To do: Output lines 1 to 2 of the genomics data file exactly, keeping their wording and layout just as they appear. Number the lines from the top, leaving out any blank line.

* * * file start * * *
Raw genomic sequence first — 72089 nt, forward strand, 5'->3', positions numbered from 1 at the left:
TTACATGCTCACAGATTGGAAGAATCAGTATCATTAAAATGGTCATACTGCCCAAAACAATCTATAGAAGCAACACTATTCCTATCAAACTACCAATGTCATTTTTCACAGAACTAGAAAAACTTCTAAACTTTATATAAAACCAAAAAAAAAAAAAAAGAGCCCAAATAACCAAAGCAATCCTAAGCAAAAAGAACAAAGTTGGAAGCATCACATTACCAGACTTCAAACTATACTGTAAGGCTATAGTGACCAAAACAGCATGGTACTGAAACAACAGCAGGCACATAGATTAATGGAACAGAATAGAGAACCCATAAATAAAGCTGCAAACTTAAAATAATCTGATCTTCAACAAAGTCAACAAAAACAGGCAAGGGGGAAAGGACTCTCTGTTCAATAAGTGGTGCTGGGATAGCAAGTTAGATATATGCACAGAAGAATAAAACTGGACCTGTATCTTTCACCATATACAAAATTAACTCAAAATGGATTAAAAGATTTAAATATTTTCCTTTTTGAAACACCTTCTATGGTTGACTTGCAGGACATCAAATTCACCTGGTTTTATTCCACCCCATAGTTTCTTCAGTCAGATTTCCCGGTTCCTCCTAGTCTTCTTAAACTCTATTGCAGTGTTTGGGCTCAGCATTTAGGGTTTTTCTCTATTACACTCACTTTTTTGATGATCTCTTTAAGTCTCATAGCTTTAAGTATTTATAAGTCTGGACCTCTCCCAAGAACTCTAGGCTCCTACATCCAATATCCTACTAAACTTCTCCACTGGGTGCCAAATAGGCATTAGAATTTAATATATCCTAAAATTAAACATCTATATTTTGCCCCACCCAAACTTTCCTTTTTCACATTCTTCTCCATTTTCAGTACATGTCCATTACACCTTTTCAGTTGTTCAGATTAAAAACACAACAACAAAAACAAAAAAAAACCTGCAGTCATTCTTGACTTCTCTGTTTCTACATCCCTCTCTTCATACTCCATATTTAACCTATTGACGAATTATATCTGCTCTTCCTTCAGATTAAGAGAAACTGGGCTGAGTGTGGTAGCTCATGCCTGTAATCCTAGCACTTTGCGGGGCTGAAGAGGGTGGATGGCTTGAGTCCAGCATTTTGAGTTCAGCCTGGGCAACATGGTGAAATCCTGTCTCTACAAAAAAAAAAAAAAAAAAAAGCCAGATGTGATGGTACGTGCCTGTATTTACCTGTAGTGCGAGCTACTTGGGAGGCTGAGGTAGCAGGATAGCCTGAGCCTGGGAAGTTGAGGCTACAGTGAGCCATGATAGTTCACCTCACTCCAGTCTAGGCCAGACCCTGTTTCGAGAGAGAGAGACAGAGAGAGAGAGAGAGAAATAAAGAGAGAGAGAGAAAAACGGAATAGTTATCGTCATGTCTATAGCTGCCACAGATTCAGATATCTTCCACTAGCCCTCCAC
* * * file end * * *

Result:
Raw genomic sequence first — 72089 nt, forward strand, 5'->3', positions numbered from 1 at the left:
TTACATGCTCACAGATTGGAAGAATCAGTATCATTAAAATGGTCATACTGCCCAAAACAATCTATAGAAGCAACACTATTCCTATCAAACTACCAATGTCATTTTTCACAGAACTAGAAAAACTTCTAAACTTTATATAAAACCAAAAAAAAAAAAAAAGAGCCCAAATAACCAAAGCAATCCTAAGCAAAAAGAACAAAGTTGGAAGCATCACATTACCAGACTTCAAACTATACTGTAAGGCTATAGTGACCAAAACAGCATGGTACTGAAACAACAGCAGGCACATAGATTAATGGAACAGAATAGAGAACCCATAAATAAAGCTGCAAACTTAAAATAATCTGATCTTCAACAAAGTCAACAAAAACAGGCAAGGGGGAAAGGACTCTCTGTTCAATAAGTGGTGCTGGGATAGCAAGTTAGATATATGCACAGAAGAATAAAACTGGACCTGTATCTTTCACCATATACAAAATTAACTCAAAATGGATTAAAAGATTTAAATATTTTCCTTTTTGAAACACCTTCTATGGTTGACTTGCAGGACATCAAATTCACCTGGTTTTATTCCACCCCATAGTTTCTTCAGTCAGATTTCCCGGTTCCTCCTAGTCTTCTTAAACTCTATTGCAGTGTTTGGGCTCAGCATTTAGGGTTTTTCTCTATTACACTCACTTTTTTGATGATCTCTTTAAGTCTCATAGCTTTAAGTATTTATAAGTCTGGACCTCTCCCAAGAACTCTAGGCTCCTACATCCAATATCCTACTAAACTTCTCCACTGGGTGCCAAATAGGCATTAGAATTTAATATATCCTAAAATTAAACATCTATATTTTGCCCCACCCAAACTTTCCTTTTTCACATTCTTCTCCATTTTCAGTACATGTCCATTACACCTTTTCAGTTGTTCAGATTAAAAACACAACAACAAAAACAAAAAAAAACCTGCAGTCATTCTTGACTTCTCTGTTTCTACATCCCTCTCTTCATACTCCATATTTAACCTATTGACGAATTATATCTGCTCTTCCTTCAGATTAAGAGAAACTGGGCTGAGTGTGGTAGCTCATGCCTGTAATCCTAGCACTTTGCGGGGCTGAAGAGGGTGGATGGCTTGAGTCCAGCATTTTGAGTTCAGCCTGGGCAACATGGTGAAATCCTGTCTCTACAAAAAAAAAAAAAAAAAAAAGCCAGATGTGATGGTACGTGCCTGTATTTACCTGTAGTGCGAGCTACTTGGGAGGCTGAGGTAGCAGGATAGCCTGAGCCTGGGAAGTTGAGGCTACAGTGAGCCATGATAGTTCACCTCACTCCAGTCTAGGCCAGACCCTGTTTCGAGAGAGAGAGACAGAGAGAGAGAGAGAGAAATAAAGAGAGAGAGAGAAAAACGGAATAGTTATCGTCATGTCTATAGCTGCCACAGATTCAGATATCTTCCACTAGCCCTCCAC